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Abu Dhabi Buys Stake in Carlyle Group

Date: Friday, September 21, 2007
Author: Christopher Faille, Senior Financial Correspondent, Hedgeworld.com

WASHINGTON (HedgeWorld.com)—Mubadala Development Co. will purchase a 7.5% stake in the Carlyle Group for $1.35 billion in cash, according to a joint statement issued by the two firms.

The parties also agreed upon a valuation of The Carlyle Group as a whole at $20 billion, which means mathematically that Mubadala—an arm of the government of Abu Dhabi, United Arab Emirates—is receiving a 10% liquidity discount on the value of its share.

The minority investment includes no associated voting rights and is subject to value-related protective rights, according to the statement.

Abu Dhabi is the capital of the UAE and its development company, Mubadala, describes its own mission as that of maximizing long-term returns. Along with the investment in Carlyle itself, Mubadala also committed to investing $500 million in one of the finds Carlyle manages.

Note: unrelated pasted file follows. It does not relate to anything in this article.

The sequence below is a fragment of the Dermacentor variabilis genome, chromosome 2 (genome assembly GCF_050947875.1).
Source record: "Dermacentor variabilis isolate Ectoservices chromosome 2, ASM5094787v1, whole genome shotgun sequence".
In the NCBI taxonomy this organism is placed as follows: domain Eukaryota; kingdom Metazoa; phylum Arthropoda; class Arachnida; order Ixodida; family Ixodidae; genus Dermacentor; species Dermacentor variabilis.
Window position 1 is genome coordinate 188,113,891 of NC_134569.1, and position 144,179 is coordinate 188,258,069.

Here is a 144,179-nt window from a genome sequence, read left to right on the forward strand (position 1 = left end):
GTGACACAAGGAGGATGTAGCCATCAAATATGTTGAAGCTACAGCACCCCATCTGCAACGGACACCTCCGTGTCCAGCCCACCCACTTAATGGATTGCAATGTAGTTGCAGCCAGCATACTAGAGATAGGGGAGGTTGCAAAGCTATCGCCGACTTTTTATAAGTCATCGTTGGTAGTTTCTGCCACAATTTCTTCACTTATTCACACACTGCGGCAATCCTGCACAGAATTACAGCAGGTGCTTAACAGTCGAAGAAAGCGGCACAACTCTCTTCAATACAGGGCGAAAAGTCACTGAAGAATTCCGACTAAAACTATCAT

The deal in some respects recalls one struck between The Blackstone Group LP and the People's Republic of China in May of this year, when China's state investment company made a $3 billion investment in Blackstone Previous HedgeWorld Story. The "liquidity discount" (Blackstone didn't use the phrase) was smaller then. China received a price just 4.5% below the public offering price in the float Blackstone was then planning.

A Carlyle Group spokesperson didn't return a call Friday asking for an explanation of the valuation or of the 10% discount.

The Carlyle Group also may be contemplating an IPO, though it hasn't committed itself to such a course. In April, the Washington Post quoted Carlyle's managing director David M. Rubenstein as saying, "Today we are not working on an IPO. But … if our competitors all go public and all of them seem to be stronger than they were before, obviously we would have to take a look at the situation."

A lot has happened in the world of private equity since April, both in the marketplace and in politics, as "carried interest" has come under attack in Washington as the latest alleged tax loophole Previous HedgeWorld Story. Enough has happened to make it unsurprising if the liquidity discount necessary to lure immediate cash has more than doubled.

In a separate announcement this week, Carlyle said that David M. Marchick has come on board as a managing director and global head of regulatory affairs, a newly created position. He will begin his duties on Oct. 22.